Chicago (IL) - UPDATE- Buying one of ATI's and Nvidia's recently announced high end graphic cards of the $500 range can be frustrating: X800 XT's as well as Geforce 6800 Ultra's are virtually impossible to get, and if they are in stock, expect to shell out extra dough for the privilege to own one of the fastest graphics chips.
Its nothing new for gamers. High-end cards are never available in large quantities, especially, if they just have been announced. The fact, that ATI's and Nvidia's top versions of desktop graphic cards therefore should not be a surprise. But the cards are virtually impossible to get in the US retail market, driving prices to new record levels.
If you eyes are set on ATI's X800 XT Platinum Edition, get ready to pay for your graphic card about the same as for a mid-level PC. Prices for the card at online stores, at least some which claim to have the card in stock, currently range from about $600 to more than $900. If you are lucky, you spot a store which temporarily has some cards for sale, as happened at PC Connection, eCost or Newgg.com, which carried price tags between $465 and $559, according to the firms' websites.
The situation appears to be even worse with Nvidia's Geforce 6800. Ultra Editions are simply out of stock and will catch prices between $600 to $850 even when on backorder, according to websites of retailers such as NCIX, PC97, or PC Mall. One retailer, eVGA.com, auctions off its available Ultra Extreme Editions - cards which were not aimed for mass production - for $550 once a week to registered customers.
Also a dead end is EBay, usually a reliable source for buying rather scarce products. The few items offered here are reaching impressive levels, with $650 for Gainward Geforce 6800 Ultra Extreme Editions located in Hong Kong, and X800 XT Platinum Editions reaching $785 with bidding going strong Tuesday afternoon.
Jon Peddie, principal analyst at Jon Peddie research, said that he was quite surprised about these cards being in short supply. While he was not aware of shortages of Nvidia cards at all, he said that ATI's cards faced a short delay in manufacturing, which, however, was not unusual for the industry. "There was a clocking problem. They simply could not get the clock speeds they wanted, so they had to do tweaking and go back to the fab," Peddie said.
Dean McCarron, analyst with Mercury Research, was also on the search for ATI and Nvidia cards for his test beds and found that these products do not come cheap. "Prices for high-end cards in the range of $500 to $600 are nothing unusual. But $800 is a new territory," he said. Due to the rules of supply and demand, surging prices were a normal effect. McCarron believes that a combination of the still young cards, lower production levels as well as somewhat higher than expected demand of the cards have triggered the current shortage. But this would not be "anything to be concerned about."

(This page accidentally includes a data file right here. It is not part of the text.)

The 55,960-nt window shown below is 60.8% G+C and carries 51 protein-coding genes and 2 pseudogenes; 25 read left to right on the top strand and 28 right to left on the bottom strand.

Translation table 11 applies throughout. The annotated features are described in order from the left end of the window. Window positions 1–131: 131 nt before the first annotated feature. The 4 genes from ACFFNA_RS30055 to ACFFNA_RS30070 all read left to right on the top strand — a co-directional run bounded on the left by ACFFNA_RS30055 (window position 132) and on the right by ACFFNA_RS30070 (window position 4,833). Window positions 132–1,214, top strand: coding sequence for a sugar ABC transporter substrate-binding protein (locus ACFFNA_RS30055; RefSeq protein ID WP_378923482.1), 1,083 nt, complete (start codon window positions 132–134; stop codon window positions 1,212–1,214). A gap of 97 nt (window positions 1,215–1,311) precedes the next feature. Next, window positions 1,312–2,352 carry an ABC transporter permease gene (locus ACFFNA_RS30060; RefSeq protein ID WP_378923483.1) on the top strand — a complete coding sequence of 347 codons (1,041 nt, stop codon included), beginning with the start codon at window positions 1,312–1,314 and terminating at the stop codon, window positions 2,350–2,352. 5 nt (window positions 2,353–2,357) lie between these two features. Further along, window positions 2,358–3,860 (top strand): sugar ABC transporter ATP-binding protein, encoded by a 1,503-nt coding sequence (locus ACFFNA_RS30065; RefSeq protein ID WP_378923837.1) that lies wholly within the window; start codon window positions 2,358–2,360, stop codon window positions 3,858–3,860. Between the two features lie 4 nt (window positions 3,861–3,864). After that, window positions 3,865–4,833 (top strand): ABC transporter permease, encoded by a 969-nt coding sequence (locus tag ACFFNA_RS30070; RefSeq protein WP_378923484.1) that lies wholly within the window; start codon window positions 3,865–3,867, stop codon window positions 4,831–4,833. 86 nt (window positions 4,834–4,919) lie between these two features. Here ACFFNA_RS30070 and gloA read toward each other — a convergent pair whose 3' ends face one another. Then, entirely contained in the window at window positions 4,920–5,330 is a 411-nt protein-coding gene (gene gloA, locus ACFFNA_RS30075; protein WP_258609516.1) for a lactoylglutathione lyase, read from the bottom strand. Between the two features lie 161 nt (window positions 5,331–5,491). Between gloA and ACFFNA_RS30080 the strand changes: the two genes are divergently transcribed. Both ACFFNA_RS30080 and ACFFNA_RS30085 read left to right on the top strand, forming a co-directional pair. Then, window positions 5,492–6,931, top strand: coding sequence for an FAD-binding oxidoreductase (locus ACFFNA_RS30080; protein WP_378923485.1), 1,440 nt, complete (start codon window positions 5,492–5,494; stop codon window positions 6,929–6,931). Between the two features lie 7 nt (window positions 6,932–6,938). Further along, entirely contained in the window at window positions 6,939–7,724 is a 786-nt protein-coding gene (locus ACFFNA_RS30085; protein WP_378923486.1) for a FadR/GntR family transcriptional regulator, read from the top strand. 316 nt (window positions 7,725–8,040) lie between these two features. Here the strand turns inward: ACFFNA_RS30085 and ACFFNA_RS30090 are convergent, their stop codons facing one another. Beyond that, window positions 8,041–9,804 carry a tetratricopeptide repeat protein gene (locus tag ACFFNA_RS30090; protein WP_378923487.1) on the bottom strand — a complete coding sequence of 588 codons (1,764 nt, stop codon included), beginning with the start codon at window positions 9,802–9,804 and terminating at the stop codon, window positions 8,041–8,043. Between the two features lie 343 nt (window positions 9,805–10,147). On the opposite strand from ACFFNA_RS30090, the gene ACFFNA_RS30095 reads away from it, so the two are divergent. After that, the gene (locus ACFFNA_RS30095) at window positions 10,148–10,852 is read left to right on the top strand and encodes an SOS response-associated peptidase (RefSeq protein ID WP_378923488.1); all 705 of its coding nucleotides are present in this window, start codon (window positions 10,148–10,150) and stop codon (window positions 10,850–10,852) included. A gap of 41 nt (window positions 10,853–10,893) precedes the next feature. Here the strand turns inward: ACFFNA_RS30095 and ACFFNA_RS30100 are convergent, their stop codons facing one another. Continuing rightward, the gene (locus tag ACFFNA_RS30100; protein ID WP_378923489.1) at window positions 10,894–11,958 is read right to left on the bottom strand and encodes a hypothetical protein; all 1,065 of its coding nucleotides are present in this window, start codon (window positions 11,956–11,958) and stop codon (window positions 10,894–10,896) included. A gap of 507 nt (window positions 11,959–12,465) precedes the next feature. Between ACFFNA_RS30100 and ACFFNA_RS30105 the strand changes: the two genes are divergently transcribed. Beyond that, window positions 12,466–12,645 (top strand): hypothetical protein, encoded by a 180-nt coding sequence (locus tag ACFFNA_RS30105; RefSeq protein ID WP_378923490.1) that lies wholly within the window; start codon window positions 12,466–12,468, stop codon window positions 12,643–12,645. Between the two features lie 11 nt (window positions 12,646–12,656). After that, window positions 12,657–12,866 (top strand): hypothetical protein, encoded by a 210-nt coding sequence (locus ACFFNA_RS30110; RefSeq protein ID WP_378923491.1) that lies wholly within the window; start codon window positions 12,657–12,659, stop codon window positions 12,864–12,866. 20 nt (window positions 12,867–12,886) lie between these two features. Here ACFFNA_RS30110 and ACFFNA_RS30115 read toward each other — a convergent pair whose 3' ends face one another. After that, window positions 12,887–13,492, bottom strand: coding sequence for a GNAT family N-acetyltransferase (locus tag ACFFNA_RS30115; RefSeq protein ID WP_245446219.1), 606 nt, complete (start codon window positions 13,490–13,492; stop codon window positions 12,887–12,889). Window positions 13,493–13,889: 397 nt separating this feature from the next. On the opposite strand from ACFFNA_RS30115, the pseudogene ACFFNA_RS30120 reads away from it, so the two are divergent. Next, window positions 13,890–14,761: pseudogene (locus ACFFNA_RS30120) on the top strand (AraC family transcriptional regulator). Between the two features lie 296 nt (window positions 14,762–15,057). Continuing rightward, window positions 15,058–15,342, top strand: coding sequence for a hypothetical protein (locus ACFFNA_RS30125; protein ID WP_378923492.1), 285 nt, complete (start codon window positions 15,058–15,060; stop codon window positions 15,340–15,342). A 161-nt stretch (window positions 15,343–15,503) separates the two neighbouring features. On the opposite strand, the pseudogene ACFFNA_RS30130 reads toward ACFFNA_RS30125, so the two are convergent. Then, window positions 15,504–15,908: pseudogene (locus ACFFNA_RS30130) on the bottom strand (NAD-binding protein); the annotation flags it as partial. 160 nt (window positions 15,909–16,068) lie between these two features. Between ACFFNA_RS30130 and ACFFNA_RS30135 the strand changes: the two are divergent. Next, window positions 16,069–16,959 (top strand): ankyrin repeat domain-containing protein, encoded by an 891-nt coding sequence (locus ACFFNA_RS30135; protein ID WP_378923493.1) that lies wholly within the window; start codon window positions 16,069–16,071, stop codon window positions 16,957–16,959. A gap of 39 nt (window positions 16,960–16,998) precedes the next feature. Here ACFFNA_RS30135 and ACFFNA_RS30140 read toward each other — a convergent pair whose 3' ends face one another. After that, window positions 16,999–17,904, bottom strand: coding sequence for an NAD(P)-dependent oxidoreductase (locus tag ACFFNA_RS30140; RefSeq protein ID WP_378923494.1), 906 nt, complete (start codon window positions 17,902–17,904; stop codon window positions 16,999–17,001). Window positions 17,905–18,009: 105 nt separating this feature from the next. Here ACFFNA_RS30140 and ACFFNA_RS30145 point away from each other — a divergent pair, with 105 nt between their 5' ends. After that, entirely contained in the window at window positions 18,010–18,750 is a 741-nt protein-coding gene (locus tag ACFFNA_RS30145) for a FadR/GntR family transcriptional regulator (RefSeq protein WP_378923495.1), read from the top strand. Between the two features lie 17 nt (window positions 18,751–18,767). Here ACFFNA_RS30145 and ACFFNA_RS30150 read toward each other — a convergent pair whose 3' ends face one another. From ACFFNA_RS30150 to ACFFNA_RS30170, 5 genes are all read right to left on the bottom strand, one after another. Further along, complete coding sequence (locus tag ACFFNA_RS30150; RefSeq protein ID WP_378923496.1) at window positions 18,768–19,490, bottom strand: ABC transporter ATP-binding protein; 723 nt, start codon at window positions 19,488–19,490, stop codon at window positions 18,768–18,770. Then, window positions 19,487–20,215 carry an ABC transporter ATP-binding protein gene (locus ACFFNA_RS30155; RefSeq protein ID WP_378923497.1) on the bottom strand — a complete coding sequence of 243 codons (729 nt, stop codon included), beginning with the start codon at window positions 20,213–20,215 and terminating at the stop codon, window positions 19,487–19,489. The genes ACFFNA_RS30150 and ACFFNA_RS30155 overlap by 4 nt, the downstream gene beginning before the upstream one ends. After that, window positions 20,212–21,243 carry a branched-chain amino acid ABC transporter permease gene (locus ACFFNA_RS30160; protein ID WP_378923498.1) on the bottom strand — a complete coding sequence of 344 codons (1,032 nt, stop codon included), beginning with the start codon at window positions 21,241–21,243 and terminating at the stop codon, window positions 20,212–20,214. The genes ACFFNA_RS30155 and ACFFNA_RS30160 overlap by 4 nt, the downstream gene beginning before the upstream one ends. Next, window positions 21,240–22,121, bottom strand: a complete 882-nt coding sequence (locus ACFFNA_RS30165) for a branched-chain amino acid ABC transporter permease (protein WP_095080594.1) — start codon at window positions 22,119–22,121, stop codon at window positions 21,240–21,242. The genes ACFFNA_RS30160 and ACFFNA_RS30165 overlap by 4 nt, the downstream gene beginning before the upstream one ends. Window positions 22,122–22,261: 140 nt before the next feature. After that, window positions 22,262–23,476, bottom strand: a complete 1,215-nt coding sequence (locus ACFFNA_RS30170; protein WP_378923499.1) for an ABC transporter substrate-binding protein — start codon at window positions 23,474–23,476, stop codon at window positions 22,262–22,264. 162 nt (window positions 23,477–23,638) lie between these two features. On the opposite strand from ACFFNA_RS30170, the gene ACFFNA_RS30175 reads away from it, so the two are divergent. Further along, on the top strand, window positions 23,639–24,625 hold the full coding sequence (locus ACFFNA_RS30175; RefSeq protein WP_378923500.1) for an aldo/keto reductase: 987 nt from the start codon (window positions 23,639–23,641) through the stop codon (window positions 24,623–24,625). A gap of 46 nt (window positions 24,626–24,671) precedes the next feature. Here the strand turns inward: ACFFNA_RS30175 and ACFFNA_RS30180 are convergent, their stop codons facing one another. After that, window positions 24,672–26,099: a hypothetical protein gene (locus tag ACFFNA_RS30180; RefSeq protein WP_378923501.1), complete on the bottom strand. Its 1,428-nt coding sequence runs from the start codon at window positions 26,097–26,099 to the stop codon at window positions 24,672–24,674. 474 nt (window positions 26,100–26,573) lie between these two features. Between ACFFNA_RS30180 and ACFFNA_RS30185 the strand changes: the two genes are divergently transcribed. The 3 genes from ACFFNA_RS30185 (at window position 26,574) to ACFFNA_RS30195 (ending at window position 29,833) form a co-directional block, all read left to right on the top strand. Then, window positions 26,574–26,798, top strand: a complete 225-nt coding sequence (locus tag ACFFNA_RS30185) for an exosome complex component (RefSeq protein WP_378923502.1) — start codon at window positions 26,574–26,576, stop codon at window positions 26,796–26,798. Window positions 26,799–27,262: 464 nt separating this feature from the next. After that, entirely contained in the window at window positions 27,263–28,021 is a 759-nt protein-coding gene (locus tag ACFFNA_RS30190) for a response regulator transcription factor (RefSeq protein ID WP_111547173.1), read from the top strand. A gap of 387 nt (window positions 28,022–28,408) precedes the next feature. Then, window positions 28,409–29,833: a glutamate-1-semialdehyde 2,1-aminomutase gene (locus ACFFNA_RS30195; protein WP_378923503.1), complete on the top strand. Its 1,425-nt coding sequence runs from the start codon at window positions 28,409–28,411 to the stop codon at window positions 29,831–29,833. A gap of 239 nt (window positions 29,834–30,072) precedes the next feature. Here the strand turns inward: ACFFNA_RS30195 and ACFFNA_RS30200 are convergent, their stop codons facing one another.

Several analysts compared the current supply and demand situation in graphic card market with the announcement of exotic sport scars. With the cards evolving to prestigious luxury items, market experts believe that price gouging could become a normal effect of limited availability of such products.
The manufacturers themselves are not worried about the current situation and say that supply and demand levels will get narrower in coming weeks. "ATI is shipping tens of thousands of X800s every month, in line with a typical high-end product launch," said Chris Evenden, PR Director at ATI. "What's different this time is the overwhelming demand from OEMs, the extra demand created by the transition to PCI Express, and the lack of available competing products at the ultra-high end. So demand is currently is greater than supply." Evenden said that ATI did not experience manufacturing problems with the new products.
There is no word on when X800 XT's in fact will become generally available. Evenden said that high-end models usually are not available in large quantities anyway, due to the traditionally limited demand of this segment. Larger retailers such as CompUSA however expect the cards to be available around August 15.
Nvidia also was careful with its statement about the current supply situation and said that the firm and manufacturers are cranking out chips and boards as fast as possible. "Demand for the Geforce 6800 Ultra has been very high. We are shipping GPUs in volume and our add-in-card partners are shipping boards as fast as they can build them," said Nvidia spokesman Brian Burke. He did not detail availability in single markets, other than mentioning that this "depends on the production ramp and retail commitments."
As far as the limited production Ultra Extreme is concerned, Nvidia declined to comment, since these cards would use the 6800 Ultra which simply runs at a higher clock speed, Burke said. "Ultra Extreme is a name that certain web sites have come up with. Availability for these higher clocked Ultras is based on our partners' commitments to their customers." As far as we remember, the Extreme model in fact was always described as a limited production model offered unofficially by card builders. However, Nvidia initially came up with the "Ultra Extreme", shortly after the announcement of ATI's X800 XT PE and might have created demand its partners were not prepared for.
Increasing retail prices are also no concern for the company. "Our add-in card partners set the prices for their products. The $499 is suggested retail only," Burke said.